by Tony Blais
An Edmonton man who killed a young boy when he drove into a restaurant patio has had his sentence increased on appeal from four months to 26 months.
In a decision issued Wednesday by the Court of Appeal of Alberta, Richard Suter, 65, was ordered to turn himself into custody at Edmonton police headquarters within 72 hours to begin serving the balance of his sentence.
The three judge panel ruled in favour of a Crown appeal that the four month sentence was "unfit" and the sentencing judge had erred by not finding that Suter's moral culpability in refusing to provide a breath sample was nearly as high as for someone who chose to drive while impaired.
"We conclude that the sentencing judge's failure, as part of establishing a proportional sentence, to assess Mr. Suter's moral culpability in terms of his choice to drive while distracted in the context of his health and pre existing alcohol problems, a choice which caused a child's death, not intentionally, but carelessly and even recklessly, was an error in principle as well as a failure to consider relevant factors, errors which combined to result in an unfit sentence," says the decision.
The panel agreed a proportional sentence, based on the aggravating and mitigating factors, would be a three year prison term, but reduced it to 26 months on the principle of restraint.
"This was a horrible situation," says the decision. "The respondent, a mature man of life experience, with capacity to decide for himself, and (according to him) unaffected by intoxicants, decided to withhold crucial evidence as to his condition despite required to do so by law, and when aware that he had killed a child and injured others and under circumstances which enraged the public around him and called for explanation.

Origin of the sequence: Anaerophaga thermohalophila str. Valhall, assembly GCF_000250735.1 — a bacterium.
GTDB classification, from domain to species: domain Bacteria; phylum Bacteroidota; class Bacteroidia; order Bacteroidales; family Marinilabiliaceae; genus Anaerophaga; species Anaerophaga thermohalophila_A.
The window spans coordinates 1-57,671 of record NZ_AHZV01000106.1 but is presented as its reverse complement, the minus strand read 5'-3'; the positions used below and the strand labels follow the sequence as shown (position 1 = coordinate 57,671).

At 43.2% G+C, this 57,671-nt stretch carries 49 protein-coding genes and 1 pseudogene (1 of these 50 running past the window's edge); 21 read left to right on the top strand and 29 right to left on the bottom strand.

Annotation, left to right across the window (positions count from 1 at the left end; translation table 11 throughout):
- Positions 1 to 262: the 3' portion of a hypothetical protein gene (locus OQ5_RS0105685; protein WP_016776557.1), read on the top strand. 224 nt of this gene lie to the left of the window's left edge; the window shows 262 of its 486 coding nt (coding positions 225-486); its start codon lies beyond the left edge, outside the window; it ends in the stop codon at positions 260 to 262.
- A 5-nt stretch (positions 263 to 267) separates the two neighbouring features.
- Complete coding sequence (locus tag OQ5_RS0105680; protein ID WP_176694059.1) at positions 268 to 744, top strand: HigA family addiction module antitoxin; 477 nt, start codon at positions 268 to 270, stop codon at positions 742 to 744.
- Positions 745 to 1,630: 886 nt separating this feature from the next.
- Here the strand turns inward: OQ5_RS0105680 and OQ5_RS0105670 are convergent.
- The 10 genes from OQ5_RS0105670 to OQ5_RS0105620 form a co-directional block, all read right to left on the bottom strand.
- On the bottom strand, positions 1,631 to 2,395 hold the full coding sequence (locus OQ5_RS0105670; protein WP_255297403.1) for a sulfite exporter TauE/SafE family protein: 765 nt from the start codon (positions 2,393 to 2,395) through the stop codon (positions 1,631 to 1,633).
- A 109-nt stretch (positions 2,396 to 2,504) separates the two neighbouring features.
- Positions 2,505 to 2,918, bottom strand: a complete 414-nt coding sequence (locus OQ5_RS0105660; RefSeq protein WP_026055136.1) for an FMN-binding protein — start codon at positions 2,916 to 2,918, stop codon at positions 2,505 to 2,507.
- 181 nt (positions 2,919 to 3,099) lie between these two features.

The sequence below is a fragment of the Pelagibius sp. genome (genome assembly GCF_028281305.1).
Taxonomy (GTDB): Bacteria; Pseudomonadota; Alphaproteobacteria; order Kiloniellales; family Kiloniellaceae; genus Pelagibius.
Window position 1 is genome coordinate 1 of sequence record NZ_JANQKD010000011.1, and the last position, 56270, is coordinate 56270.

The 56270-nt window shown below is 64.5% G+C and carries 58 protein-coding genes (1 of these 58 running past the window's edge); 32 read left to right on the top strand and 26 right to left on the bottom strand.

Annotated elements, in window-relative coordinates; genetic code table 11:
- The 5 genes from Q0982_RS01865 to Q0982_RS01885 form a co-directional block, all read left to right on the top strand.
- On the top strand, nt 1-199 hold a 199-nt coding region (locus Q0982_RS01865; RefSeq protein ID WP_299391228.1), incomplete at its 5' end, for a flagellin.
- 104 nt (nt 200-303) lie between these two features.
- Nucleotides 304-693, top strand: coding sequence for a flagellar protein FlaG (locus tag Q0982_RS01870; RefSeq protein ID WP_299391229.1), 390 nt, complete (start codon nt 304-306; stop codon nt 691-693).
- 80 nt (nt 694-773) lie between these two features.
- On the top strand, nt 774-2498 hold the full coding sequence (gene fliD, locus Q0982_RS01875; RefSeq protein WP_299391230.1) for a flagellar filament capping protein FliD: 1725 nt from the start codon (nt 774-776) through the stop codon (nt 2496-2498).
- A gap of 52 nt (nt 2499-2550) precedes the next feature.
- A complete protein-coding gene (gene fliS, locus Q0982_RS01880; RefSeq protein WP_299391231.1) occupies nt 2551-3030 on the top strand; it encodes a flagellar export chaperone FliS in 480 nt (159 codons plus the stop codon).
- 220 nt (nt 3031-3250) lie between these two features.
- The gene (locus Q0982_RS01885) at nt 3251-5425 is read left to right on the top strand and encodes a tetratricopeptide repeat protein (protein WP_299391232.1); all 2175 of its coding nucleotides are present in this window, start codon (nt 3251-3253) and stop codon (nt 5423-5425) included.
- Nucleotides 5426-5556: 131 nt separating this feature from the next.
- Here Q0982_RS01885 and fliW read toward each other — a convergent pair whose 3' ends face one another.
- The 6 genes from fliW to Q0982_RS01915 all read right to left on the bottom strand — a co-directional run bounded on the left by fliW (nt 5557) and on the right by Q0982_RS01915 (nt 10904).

"He chose to drive when his ability to drive was impaired by his own anger and poor health, and continued to drive while distracted by a serious, emotional argument into an area where the risk of public injury through driving error was high."
Suter's lawyer had also appealed the initial sentence, arguing a non custodial disposition was fit, but the panel dismissed the appeal. The three judges also dismissed a defence pitch for a 12 month driving ban, ruling it would remain at 30 months.
Suter was given credit for the time he has already served.
Suter was handed the four month sentence on Dec. 17, 2015, in provincial court after earlier pleading guilty to refusing to provide a breath sample where death ensued.
According to an agreed statement of facts, on May 19, 2013, Suter's Acura SUV went over a curb, through a glass barrier and into the table where two year old Geo Mounsef was sitting with his parents and brother at Ric's Grill, pinning Geo against a wall and causing his death.
Suter testified he was not impaired, but became distracted while arguing with his wife as he was parking, and "hit the gas pedal instead of the brake."
Court also heard during a sentencing hearing that a legal aid lawyer told Suter not to give a breath after being contacted following his arrest. The lawyer admitted in court he did not know the law had changed and did not realize there was such an offence as refusal following a death.
Suter has since filed a $600,000 lawsuit against the lawyer and Alberta Legal Aid, alleging he was given bad legal advice.
Suter also had his thumb chopped off when he was abducted from his home by three men dressed like police who told him it was related to the patio killing. Steven Vollrath, 33, was found guilty June 8 of kidnapping, aggravated assault, possession of a dangerous weapon and impersonating police in connection with the Jan. 22, 2015, abduction. He is slated to be sentenced later this year.